As an appraiser, I’m clearly biased to this effort based on my first-hand experience because it has become clear that appraisers are a target of US Treasury’s efforts toward “modernization” which I view as code for “automation.” Think of replacing a large swath of boots on the ground mortgage appraisers with AVMs (automated valuation models) or the equivalent of “Zestimates” but the taxpayer is on the hook if the housing market goes bad. Fannie is already waiving appraisals on 12% of mortgages they take on. No matter what claims are being made today, the reliability of AVMs is beyond unacceptable. For reference, 50% of Zestimates are within 5% of true value and 50% are not within 5%. Junk.

The US Treasury is attempting to return mortgage-finance giants Fannie Mae and Freddie Mac to private ownership. Mark A. Calabria, Director of FHFA, who regulates Fannie & Freddie has been asked what keeps him awake at night to which he has replied “risk management.”

I have heard through channels that FHFA has told the GSEs to kill all the projects that involve “appraisal bifurcation” – the highly controversial process where an unlicensed, untrained inspector completes a non-standardized observation of a property and then a licensed appraiser completes a desktop appraisal. However, I haven’t been able to confirm this in writing as a source so please share if you have.

Appraisers know bifurcation would be a disaster for valuation reliability (i.e. quality) and be more expensive and slower. This is why the appraisal industry is so concerned about the GSEs’ intent to expand the use of bifurcation in the mortgage process. I’m sure there are times when such use is reasonable but not with wholesale adoption. The actual reason for the promotion of bifurcation is to remove a pain-point for lenders in the mortgage process. The idea of lowering costs or reducing turnaround is not something consumers have ever clamored for so such an effort is bizarre, otherwise.

Indy Politics recently interviewed Michael Calabria of the FHFA, the regulator who oversees both agencies.




The Banking Industry Is Driving The Waiver Movement

On its own, the recent decision to provide a temporary appraisal waiver for the entire state of North Dakota is mind-boggling for a number of reasons and seemed pre-determined:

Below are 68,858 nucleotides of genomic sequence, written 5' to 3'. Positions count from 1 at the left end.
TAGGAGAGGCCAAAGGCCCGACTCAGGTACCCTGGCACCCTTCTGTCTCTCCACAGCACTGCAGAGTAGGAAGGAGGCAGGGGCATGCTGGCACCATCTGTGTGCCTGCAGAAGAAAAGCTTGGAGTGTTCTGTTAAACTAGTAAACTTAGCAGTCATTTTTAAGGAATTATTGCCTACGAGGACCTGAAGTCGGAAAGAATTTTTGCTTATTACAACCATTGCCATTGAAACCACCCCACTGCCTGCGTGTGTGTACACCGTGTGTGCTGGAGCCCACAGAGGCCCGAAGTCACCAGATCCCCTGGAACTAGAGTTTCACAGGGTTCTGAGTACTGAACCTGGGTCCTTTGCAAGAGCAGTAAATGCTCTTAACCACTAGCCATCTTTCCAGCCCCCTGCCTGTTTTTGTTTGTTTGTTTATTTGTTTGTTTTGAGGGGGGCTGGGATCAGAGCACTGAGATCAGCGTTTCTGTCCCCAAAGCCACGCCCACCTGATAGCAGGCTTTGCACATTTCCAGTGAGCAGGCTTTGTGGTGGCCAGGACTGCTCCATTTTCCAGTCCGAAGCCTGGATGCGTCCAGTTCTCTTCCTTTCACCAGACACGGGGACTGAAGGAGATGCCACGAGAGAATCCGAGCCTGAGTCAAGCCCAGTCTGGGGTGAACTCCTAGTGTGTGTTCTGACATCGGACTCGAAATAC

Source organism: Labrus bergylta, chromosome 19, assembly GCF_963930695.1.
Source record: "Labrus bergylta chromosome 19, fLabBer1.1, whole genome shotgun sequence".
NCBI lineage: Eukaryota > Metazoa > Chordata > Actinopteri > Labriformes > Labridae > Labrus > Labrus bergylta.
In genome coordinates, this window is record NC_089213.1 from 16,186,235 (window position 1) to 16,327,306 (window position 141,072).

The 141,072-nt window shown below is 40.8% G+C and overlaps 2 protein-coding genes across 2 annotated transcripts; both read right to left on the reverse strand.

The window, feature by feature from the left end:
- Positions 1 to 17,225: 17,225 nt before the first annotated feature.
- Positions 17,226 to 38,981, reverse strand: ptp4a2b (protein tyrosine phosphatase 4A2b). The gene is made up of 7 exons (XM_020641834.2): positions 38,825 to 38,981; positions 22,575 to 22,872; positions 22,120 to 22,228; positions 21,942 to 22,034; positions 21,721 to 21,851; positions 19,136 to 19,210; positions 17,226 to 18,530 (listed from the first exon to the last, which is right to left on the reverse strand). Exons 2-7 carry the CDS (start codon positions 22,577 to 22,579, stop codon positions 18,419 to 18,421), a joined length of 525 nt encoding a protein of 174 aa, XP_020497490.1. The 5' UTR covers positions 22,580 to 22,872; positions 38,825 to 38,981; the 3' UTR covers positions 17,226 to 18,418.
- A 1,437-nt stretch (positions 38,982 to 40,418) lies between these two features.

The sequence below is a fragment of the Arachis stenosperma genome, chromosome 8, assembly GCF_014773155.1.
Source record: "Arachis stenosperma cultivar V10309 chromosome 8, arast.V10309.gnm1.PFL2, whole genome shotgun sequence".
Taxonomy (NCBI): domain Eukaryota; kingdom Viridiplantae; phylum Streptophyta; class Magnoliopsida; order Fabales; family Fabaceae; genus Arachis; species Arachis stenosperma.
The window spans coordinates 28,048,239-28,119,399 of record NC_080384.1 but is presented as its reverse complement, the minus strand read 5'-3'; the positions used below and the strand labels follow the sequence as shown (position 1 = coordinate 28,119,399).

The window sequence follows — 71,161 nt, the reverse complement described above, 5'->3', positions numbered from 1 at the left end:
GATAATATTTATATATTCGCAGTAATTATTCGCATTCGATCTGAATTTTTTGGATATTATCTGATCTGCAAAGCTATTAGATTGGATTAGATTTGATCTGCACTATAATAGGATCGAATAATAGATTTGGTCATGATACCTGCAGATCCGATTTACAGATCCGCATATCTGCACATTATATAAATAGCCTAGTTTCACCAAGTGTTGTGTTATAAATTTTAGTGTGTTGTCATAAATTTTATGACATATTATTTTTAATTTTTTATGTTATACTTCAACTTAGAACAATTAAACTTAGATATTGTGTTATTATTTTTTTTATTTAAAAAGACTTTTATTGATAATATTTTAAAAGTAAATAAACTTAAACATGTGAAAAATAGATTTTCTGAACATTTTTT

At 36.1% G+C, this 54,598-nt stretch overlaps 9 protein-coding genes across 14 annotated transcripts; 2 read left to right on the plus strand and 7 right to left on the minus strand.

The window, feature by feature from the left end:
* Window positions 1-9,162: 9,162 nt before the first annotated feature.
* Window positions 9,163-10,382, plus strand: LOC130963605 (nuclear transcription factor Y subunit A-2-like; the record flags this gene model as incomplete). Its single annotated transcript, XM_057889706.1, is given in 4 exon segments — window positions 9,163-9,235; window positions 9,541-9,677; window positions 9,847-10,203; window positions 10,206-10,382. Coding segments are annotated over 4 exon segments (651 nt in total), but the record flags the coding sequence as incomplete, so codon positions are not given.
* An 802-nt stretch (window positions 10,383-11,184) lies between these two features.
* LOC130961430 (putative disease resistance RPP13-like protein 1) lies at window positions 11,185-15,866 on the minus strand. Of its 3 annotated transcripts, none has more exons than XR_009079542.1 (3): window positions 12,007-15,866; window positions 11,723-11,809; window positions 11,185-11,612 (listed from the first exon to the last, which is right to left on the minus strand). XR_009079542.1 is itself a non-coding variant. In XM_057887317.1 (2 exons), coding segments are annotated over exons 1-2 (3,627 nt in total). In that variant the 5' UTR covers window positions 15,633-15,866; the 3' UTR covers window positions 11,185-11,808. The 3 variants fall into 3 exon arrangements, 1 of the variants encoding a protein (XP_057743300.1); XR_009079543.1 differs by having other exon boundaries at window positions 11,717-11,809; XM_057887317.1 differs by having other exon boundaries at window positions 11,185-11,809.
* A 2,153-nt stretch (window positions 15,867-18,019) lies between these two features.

• The state has been challenged by the lack of appraisers in rural areas since time began and there are plenty of appraisers in metro areas.
  • The inference is that all states with a lot of rural areas should have to have qualified experts come up with valuations.
  • There is no verifiable appraisal shortgage in the state. In most cases the problem is with AMCs and their business model, unable to pay a fair wage to appraisers covering rural areas.

Look at the ASC members and their North Dakota waiver vote on July 9, 2019

YES:
FRB – Art Lindo (Chair)
CFPB – Philip Neary
FDIC – Marianne Hatheway
NCUA – Tim Segerson
OCC – Richard Taft

NO:
FHFA – Robert Witt
HUD – Bobbi Borland

Only FHFA and HUD voted against the North Dakota Waiver. Those specific agencies deal with appraisers first-hand and understand their role in the risk management process. The remainder are bank regulators or in the case of CFPD, represent consumer interests (and the agency has been gutted over the past several years to reduce its pro-consumer efforts).

In other words, banks are driving the waiver train. They want to remove a pain point from the mortgage process to grow more origination volume. The Federal government has already proved it will be willing to back up the banks if the economy collapses so why not keep pushing for removing of all pain points?

Appraisal Fee Transparency Act of 2019

Bill H.R.3619 has left the House and is now ready for consideration in the Senate.

There are a number of key issues presented in this bill. Three of them jumped out at me:

SEC. 3. TRAINEE APPRAISERS.
“(12) TRAINEE APPRAISER.—The term ‘trainee appraiser’ means an individual who meets the minimum criteria established by the Appraiser Qualification Board for a trainee appraiser license and is credentialed by a State appraiser certifying and licensing agency.”.

This definition is critical to help undo the logjam that appraisers face brining more people into the appraisal profession.

SEC. 5. REQUIREMENT TO DISCLOSE APPRAISAL FEES.
– Section 4(c) of the Real Estate Settlement Procedures Act of 1974 (12 U.S.C. 2603(c)) is amended by striking “may” and inserting “shall”.

This enables appraisers to show the amount of their fee in relation to the AMC portion so the consumer is made aware, of why the cost might seem unusually high. Appraiser routinely recieve only 30% to 50% of what the consumer pays as “appraisal fee” – and why REVAA lobbies so hard to prevent this.

SEC. 6. INCLUSION OF DESIGNEE OF SECRETARY OF VETERANS AFFAIRS ON APPRAISAL SUBCOMMITTEE.
– The first sentence of section 1011 of the Federal Financial Institutions Examination Council Act of 1978 (12 U.S.C. 3310) is amended by inserting “the Department of Veterans Affairs,” after “Protection,”.

This helps address the pro-banking bias on the ASC board as I discussed earlier in Appraiserville.

OFT (One Final Thought)

This GIF by my friend Nathan Pyle reflects the many times I’ve tried to eat a pizza slice on the sidewalk in between appraisals:

Brilliant Idea #1

If you need something rock solid in your life (particularly on Friday afternoons) and someone forwarded this to you, or you think you already subscribed, sign up here for these weekly Housing Notes. And be sure to share with a friend or colleague if you enjoy them because:

  • They’ll be eclipsed;
  • You’ll be more in sync with the market;
  • And I’ll eat my pizza slice in peace.

Brilliant Idea #2

You’re obviously full of insights and ideas as a reader of Housing Notes. I appreciate every email I receive and it helps me craft the next week’s Housing Note.

See you next week.

Jonathan J. Miller, CRP, CRE, Member of RAC
President/CEO
Miller Samuel Inc.
Real Estate Appraisers & Consultants
Matrix Blog @jonathanmiller

Reads, Listens and Visuals I Enjoyed

My New Content, Research and Mentions

Recently Published Elliman Market Reports

Appraisal Related Reads

Extra Curricular Reads

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#Housing analyst, #realestate, #appraiser, podcaster/blogger, non-economist, Miller Samuel CEO, family man, maker of snow and lobster fisherman (order varies)